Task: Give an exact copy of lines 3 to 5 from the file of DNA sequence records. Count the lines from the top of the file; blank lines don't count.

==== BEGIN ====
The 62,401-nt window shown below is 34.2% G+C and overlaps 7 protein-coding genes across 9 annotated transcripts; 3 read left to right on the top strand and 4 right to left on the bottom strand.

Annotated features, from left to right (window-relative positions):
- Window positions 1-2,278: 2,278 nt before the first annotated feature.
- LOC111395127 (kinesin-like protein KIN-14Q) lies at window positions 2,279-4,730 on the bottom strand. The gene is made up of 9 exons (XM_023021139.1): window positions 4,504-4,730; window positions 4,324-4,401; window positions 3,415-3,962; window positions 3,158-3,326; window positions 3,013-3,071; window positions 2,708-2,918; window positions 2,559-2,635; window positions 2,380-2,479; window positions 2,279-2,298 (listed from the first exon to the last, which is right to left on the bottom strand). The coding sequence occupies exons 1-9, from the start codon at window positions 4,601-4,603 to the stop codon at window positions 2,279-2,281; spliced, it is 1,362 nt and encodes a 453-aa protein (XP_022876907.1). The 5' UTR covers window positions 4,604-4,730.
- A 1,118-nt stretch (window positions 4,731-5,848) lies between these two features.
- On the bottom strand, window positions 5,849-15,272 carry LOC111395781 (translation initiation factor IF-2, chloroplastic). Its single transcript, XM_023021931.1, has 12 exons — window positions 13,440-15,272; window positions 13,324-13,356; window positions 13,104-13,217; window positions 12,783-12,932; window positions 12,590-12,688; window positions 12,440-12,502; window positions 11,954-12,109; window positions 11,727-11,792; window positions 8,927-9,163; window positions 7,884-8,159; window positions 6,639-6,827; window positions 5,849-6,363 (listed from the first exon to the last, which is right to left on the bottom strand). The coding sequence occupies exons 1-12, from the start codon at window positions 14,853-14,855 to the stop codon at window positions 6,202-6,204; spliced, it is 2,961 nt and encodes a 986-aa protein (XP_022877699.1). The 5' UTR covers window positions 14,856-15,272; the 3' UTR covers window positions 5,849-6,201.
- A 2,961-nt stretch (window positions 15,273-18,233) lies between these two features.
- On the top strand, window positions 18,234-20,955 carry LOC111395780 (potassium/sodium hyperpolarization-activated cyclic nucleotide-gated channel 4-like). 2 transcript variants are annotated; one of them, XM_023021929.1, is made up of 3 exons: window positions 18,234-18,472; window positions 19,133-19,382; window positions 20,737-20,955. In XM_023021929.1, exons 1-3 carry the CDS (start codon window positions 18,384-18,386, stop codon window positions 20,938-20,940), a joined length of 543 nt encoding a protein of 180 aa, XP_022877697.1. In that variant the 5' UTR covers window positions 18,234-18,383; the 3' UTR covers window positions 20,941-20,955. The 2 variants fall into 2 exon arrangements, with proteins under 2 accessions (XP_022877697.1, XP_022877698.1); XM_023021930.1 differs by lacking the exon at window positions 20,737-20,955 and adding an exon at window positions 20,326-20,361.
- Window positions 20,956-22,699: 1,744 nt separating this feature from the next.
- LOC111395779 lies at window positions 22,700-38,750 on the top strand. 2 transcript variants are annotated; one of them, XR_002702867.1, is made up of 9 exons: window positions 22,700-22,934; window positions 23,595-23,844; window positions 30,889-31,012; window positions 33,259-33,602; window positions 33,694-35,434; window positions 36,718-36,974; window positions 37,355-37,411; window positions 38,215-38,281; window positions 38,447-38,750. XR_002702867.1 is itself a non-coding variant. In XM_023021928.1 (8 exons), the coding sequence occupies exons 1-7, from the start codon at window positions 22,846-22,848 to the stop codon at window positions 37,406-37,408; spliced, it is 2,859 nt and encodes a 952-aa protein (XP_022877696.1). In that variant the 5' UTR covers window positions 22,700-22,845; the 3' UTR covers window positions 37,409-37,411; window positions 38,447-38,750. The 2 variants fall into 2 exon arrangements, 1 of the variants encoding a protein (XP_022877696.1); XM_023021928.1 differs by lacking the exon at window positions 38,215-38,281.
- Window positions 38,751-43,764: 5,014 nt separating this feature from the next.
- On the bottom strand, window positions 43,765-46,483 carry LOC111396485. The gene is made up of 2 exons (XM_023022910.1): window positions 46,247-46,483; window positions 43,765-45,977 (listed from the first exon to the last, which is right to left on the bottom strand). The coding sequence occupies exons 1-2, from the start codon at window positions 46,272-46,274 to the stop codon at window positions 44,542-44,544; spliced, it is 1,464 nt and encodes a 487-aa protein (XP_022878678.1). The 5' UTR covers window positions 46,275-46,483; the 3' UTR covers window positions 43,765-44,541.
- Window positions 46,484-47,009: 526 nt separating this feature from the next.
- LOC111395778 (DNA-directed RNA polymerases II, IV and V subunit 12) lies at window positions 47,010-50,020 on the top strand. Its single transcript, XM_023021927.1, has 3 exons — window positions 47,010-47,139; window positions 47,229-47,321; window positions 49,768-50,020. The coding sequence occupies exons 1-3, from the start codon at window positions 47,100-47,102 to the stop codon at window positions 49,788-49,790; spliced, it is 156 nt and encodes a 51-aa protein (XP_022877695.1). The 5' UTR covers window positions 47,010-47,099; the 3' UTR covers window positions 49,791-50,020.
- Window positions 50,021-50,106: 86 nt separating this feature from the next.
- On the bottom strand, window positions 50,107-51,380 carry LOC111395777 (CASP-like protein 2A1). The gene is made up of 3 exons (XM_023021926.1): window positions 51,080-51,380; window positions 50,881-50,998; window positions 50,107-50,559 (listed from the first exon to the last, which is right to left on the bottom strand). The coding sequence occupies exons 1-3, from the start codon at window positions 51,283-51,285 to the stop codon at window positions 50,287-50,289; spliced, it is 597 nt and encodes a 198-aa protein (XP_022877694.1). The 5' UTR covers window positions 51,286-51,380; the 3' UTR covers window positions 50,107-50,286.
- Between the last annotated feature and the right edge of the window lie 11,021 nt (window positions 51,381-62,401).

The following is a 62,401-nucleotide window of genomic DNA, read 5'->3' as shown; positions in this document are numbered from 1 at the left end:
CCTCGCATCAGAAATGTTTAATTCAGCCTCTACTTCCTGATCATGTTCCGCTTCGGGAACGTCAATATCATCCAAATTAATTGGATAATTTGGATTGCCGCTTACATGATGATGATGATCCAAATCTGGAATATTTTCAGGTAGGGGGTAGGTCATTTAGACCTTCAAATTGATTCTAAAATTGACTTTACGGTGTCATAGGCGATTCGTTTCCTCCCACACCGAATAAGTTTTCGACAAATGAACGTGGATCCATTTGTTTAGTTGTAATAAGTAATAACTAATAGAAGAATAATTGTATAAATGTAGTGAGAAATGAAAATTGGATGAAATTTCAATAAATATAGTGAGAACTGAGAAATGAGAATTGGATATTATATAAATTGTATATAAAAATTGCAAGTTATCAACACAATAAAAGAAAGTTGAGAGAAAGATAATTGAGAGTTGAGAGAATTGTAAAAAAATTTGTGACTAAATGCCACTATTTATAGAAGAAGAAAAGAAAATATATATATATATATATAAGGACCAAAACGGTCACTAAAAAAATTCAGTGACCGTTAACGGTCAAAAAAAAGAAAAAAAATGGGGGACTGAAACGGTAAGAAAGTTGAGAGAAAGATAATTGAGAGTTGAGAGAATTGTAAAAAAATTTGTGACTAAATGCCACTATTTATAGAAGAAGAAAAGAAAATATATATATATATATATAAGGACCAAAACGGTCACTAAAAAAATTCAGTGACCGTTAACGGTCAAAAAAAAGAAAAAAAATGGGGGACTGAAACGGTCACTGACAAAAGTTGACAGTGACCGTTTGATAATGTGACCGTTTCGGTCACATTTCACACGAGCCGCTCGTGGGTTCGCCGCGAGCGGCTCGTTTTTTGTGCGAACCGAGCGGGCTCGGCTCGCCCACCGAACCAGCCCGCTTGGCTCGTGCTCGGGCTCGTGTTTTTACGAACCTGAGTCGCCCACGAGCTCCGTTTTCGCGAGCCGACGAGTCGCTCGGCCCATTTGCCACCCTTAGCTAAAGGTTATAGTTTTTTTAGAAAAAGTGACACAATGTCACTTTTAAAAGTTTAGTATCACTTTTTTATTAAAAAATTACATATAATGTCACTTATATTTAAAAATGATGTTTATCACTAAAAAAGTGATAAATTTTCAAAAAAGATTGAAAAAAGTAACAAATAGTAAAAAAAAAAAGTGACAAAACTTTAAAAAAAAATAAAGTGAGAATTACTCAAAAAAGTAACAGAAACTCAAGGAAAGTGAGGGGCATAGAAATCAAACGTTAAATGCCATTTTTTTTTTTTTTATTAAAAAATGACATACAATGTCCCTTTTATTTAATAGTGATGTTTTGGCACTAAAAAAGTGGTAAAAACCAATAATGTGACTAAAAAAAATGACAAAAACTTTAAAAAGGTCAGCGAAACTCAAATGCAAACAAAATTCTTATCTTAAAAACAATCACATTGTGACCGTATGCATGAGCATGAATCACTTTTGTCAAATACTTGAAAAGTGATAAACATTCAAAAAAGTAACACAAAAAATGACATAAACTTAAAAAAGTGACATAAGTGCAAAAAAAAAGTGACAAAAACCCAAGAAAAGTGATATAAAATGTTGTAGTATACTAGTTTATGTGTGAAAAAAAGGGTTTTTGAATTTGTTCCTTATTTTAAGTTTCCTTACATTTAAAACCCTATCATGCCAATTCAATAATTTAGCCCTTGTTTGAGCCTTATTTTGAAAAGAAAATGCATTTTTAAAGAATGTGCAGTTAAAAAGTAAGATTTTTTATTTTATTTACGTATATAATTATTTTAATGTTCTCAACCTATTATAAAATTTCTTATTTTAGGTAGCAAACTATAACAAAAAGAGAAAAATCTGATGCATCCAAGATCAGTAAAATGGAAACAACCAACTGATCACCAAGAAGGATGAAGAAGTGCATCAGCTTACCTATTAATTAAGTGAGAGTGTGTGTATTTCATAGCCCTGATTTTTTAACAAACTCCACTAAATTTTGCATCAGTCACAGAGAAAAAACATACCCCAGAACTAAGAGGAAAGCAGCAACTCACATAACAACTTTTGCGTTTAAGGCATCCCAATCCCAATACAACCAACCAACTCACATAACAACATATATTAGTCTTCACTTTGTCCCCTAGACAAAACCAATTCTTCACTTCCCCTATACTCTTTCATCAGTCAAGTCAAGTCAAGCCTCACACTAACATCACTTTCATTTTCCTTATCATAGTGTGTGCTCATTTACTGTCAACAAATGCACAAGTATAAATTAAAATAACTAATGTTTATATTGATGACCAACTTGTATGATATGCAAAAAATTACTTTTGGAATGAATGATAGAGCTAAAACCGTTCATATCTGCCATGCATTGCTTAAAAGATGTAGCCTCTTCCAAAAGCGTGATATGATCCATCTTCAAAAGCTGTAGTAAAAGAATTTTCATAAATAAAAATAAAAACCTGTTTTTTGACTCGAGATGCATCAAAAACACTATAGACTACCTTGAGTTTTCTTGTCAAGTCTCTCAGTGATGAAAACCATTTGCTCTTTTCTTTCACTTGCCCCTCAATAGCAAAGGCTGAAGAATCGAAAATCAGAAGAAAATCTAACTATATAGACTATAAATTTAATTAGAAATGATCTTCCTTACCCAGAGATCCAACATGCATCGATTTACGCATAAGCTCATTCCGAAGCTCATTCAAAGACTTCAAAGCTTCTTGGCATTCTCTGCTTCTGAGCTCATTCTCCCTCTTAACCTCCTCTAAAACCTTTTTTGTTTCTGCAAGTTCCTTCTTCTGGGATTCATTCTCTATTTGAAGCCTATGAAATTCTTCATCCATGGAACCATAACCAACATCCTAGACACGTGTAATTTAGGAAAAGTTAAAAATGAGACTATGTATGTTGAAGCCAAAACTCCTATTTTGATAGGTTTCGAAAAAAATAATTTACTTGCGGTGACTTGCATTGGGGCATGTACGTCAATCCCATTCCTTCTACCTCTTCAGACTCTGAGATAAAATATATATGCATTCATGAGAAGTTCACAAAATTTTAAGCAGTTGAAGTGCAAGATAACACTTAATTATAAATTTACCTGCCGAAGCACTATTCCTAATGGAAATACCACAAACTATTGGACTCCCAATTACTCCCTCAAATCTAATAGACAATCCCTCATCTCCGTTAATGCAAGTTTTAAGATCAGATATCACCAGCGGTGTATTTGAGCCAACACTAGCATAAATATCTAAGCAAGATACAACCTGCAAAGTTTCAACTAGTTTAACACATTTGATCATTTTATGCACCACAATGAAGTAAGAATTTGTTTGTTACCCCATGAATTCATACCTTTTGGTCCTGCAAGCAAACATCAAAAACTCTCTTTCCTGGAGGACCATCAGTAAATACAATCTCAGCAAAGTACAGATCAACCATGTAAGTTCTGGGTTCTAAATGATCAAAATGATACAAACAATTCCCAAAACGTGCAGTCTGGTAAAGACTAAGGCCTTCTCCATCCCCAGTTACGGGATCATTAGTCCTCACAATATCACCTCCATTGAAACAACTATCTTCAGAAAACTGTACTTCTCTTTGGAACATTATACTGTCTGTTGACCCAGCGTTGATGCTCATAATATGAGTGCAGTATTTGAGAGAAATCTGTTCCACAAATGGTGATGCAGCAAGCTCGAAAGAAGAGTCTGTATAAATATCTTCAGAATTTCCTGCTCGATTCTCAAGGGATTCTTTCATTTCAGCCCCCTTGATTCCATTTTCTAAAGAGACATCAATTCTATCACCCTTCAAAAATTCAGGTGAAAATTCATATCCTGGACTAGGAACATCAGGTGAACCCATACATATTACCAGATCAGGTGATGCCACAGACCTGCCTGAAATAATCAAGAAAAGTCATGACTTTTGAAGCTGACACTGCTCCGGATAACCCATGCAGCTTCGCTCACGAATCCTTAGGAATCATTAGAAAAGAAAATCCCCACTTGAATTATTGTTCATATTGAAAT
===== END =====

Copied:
- Window positions 1-2,278: 2,278 nt before the first annotated feature.
- LOC111395127 (kinesin-like protein KIN-14Q) lies at window positions 2,279-4,730 on the bottom strand. The gene is made up of 9 exons (XM_023021139.1): window positions 4,504-4,730; window positions 4,324-4,401; window positions 3,415-3,962; window positions 3,158-3,326; window positions 3,013-3,071; window positions 2,708-2,918; window positions 2,559-2,635; window positions 2,380-2,479; window positions 2,279-2,298 (listed from the first exon to the last, which is right to left on the bottom strand). The coding sequence occupies exons 1-9, from the start codon at window positions 4,601-4,603 to the stop codon at window positions 2,279-2,281; spliced, it is 1,362 nt and encodes a 453-aa protein (XP_022876907.1). The 5' UTR covers window positions 4,604-4,730.
- A 1,118-nt stretch (window positions 4,731-5,848) lies between these two features.